Preventing Infection

How COVID-19 Rapidly Spread Through One Urology Department

The authors noted a tendency of staff to remove masks during what they considered "social" settings such as breaks — which might explain the rapid viral spread.

COVID-19 outbreaks have proven difficult to contain throughout the pandemic, but especially so in healthcare settings.

Since healthcare workers are constantly in close contact with one another during procedures, making rounds, or even when on break, avoiding infections among medical staff is critical.

In March 2020, a large urology department in Mainz, Germany, grappled with nearly 10 percent of its employees testing positive for the novel coronavirus. The outbreak is believed to have stemmed entirely from a single infected staff member.

The experience was chronicled last month in the American Journal of Infection Control. The report traces COVID-19’s spread throughout the urology department from start to finish, looks at the effectiveness of prevention measures and surmises ways it could have been prevented.  

The Outbreak

The department’s first positive test occurred March 14, 2020. All staff members who had come into contact with the infected employee were identified and classified into three categories, from high (Category I) down to low (Category III). The seven staffers identified as Category I contacts entered a 14-day quarantine, and none developed COVID-19. Other staffers reporting symptoms also entered a quarantine period until they produced consecutive negative tests.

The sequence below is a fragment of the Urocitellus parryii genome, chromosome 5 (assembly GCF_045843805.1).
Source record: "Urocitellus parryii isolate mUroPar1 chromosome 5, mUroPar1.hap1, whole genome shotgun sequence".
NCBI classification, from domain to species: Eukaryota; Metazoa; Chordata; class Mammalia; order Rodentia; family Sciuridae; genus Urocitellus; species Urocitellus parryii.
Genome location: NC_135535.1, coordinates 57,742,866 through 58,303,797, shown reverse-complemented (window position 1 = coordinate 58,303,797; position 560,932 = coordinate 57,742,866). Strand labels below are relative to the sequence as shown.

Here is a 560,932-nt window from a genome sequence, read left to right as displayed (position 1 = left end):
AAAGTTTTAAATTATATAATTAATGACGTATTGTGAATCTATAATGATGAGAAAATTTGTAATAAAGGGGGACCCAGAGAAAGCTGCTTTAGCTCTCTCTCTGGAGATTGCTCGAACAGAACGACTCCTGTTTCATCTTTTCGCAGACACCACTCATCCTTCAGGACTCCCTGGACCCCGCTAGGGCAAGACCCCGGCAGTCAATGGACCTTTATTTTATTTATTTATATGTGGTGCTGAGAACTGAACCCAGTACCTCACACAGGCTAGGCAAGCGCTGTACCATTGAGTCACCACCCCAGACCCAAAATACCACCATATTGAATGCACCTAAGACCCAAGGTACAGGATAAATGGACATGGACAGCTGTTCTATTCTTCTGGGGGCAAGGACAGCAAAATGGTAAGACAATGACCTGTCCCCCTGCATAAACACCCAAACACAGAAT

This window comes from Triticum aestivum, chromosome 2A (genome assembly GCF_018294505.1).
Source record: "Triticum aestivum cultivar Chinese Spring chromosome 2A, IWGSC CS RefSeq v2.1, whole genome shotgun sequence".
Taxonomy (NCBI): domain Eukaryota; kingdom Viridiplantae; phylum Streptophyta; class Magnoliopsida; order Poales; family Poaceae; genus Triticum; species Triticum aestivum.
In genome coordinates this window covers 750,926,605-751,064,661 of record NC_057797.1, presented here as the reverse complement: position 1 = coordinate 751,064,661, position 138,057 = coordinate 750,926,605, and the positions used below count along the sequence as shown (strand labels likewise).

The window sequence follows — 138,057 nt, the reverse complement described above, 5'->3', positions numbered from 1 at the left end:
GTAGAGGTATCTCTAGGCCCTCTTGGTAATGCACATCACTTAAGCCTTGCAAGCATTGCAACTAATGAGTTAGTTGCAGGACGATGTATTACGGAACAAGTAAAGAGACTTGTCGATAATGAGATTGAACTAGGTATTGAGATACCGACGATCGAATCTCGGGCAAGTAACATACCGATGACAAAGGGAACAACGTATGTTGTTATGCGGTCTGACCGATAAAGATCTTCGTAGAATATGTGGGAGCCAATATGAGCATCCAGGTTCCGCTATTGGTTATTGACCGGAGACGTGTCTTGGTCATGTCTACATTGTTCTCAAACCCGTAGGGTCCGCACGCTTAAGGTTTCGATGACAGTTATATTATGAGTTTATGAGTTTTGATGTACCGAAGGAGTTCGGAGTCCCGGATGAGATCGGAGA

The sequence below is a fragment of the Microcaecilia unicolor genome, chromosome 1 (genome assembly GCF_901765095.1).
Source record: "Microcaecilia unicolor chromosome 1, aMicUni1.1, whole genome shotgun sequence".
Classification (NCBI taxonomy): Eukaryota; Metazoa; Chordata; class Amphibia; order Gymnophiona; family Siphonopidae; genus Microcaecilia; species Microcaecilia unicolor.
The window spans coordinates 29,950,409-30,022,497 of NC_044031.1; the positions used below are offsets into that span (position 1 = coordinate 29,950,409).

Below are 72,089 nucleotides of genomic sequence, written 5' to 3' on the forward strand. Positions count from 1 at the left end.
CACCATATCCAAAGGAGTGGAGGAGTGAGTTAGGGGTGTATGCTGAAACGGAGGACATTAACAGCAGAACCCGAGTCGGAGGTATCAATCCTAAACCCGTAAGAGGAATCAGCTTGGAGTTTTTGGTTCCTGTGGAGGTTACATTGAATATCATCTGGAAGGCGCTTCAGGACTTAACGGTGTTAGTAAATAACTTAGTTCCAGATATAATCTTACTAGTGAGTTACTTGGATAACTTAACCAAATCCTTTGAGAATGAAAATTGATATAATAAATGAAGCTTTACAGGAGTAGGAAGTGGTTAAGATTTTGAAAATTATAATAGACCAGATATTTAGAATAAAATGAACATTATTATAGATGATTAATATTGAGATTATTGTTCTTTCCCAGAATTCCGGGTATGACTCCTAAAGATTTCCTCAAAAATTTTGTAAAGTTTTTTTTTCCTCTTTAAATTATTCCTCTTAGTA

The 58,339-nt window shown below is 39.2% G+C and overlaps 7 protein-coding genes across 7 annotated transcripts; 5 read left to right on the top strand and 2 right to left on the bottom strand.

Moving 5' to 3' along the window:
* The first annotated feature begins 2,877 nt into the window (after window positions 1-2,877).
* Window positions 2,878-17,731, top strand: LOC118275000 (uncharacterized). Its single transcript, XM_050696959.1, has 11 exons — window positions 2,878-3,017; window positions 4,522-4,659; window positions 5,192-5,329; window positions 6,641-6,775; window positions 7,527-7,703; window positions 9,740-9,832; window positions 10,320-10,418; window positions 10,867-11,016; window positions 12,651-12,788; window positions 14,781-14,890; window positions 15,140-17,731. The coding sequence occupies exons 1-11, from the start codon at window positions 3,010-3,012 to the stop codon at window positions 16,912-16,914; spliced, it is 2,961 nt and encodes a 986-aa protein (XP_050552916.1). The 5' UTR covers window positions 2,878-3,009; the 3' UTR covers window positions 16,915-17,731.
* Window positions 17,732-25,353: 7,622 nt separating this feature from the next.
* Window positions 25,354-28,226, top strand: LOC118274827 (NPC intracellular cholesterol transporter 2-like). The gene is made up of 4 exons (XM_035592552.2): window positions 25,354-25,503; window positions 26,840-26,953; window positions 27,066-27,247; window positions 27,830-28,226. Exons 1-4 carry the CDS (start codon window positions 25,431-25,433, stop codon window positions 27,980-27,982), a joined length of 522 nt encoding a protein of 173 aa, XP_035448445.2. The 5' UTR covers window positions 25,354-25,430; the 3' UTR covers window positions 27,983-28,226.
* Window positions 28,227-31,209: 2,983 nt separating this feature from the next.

Masks became mandatory in the urology department two days later. Because this occurred during a national shortage of FFP2 masks in Germany, surgical masks were used when treating patients not suspected to be infected. For patients known or suspected to be infected with COVID-19, healthcare workers donned full PPE.

Four staff members tested positive in a six-day span, one of whom was later found to have had close contact with the first coworker reportedly infected. The two had performed a 30-minute procedure together three days prior to the initial positive test, with neither wearing a mask.

This employee should have been deemed a Category I contact and been made to quarantine, according to a subsequent analysis.

Five staff members tested positive for COVID-19 over the next four days. One positive test came on Day 21 and the final two on Day 24.

Every staff member was tested on Days 26 and 27. The urology department had no further positive tests until mid-November, the end of the study period.

The Fallout

The most common symptoms among staff were loss of taste and smell, with one individual yet to regain it six months after infection. Two more employees have dealt with long-term symptoms or complications.

A survey conducted later found the urology staff members infected at least seven people outside of the department, either at home or within their circle of friends.

The authors write that the study conducted shows how difficult COVID-19 is to contain within a healthcare setting. They believe the one missed close contact created the snowball effect.

The authors additionally noted a tendency of staff to remove masks during what they considered “social” settings such as breaks — which might explain the rapid viral spread.

“The fact that the lunch or break rooms on the wards were not supplied with any ventilation system other than opening windows may have contributed to the transmission," they write.

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